Gift ban part of Sen. Murray’s health care bill
On Wednesday, the Massachusetts Joint Health Care Financing committee will hear Senate President Therese Murray’s health care cost and quality.
The Prescription Project, a member of the Massachusetts Prescription Reform Coalition, supports the bill, which includes a total ban on gifts from pharmaceutical and medical device makers to physicians and their families, and provides for an academic detailing program to be established through the state’s public health department.
And it was a newsbuster.
Oregon family physicians go pharm-free
The Oregon Academy of Family Physicians (OAFP) has gone pharm-free, reports the Eugene Register-Guard. Other Oregon medical centers and private payers are thinking about conflict-of-interest in medical practice, too.
The OAFP, the largest professional medical society in Oregon, announced it will no longer accept industry support for its organizational or educational programming.
This article does a good job of reviewing the literature, the progress, and the industry perspective. RxP director Rob Restuccia talks about how drug samples can serve as another type of inducement for physicians.
For some docs, off-label ads are way off-base
The New Jersey Star-Ledger takes a close look at the guidance on off-label marketing that the FDA proposed two weeks ago.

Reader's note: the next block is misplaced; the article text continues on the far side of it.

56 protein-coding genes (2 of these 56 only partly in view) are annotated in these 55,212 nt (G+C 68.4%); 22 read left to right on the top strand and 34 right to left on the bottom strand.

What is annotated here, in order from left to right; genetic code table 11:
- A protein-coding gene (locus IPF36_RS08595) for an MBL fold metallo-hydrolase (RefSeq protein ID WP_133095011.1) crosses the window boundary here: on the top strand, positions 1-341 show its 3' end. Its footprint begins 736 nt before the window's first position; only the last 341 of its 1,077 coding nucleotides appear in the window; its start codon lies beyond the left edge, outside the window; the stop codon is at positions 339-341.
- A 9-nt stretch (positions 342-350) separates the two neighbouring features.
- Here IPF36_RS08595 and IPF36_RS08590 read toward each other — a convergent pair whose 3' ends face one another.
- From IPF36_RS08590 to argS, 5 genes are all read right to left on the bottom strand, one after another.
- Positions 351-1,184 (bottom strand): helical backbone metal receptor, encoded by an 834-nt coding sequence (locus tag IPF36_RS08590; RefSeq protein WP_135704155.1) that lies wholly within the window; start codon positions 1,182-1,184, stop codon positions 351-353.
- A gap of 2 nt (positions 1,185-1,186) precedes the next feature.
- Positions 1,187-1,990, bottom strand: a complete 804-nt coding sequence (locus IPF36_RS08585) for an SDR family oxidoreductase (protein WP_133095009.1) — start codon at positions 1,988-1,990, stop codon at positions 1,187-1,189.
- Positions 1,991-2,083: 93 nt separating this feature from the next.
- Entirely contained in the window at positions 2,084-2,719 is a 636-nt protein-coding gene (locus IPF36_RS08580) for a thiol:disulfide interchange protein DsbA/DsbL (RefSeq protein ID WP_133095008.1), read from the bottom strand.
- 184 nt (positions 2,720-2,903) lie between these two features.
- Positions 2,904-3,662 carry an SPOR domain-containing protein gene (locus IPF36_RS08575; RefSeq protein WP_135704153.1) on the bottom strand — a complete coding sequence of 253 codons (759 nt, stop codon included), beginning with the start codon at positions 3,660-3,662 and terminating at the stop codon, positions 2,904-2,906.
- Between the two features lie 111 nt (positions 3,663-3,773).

“It’s easier for them to take a drug they already have and get people to use it for something for which it has not been approved than it is to conduct new clinical trials,” JAMA editor and RxP advisory board member Catherine DeAngelis told the Star-Ledger.
Americans: Love the pills, hate the bill
Big survey out of Kaiser, USA Today, and the Harvard School of Public Health last week on the way Americans are feeling about prescription drugs. Superquick summary: The drugs? Love them. The prices and the companies? Not so much.
Wonder how those responses change with the news today that we are getting the stuff for free in our water…
Man bites dog
A Massachusetts-based medical device company has sued a doctor for writing a scholarly article that found its artificial hip inferior to another brand of artificial hip, The Boston Globe reported last week.
Beyond the ultra-iffy grounds for the suit, this sets an appalling precedent for an industry whose companies retain armies of lawyers and have marketing budgets comparable to the GDPs of small nations.
But it’s also an interesting switch-up from industry’s more common game of paying physician-researchers as consultants in hopes that their products get more favorable play in research, or of medical ghostwriting, where doctors put their names to scientific articles that really come from the same place press releases do.
Germ theory => conflict of interest
Anyone who studied history of science (don’t be shy) may appreciate this analogy as much Howard Brody and PostScript did.
In a television interview Brody found, Healthy Skepticism’s Peter Mansfield compared germ theory father Ignaz Semmelweis’ controversial claim in the 1840s that doctors were giving their patients childbed fever by not washing their hands to modern doctors’ incredulity that accepting gifts from companies could harm their patients.
Of course, Mansfield says it better, so read on.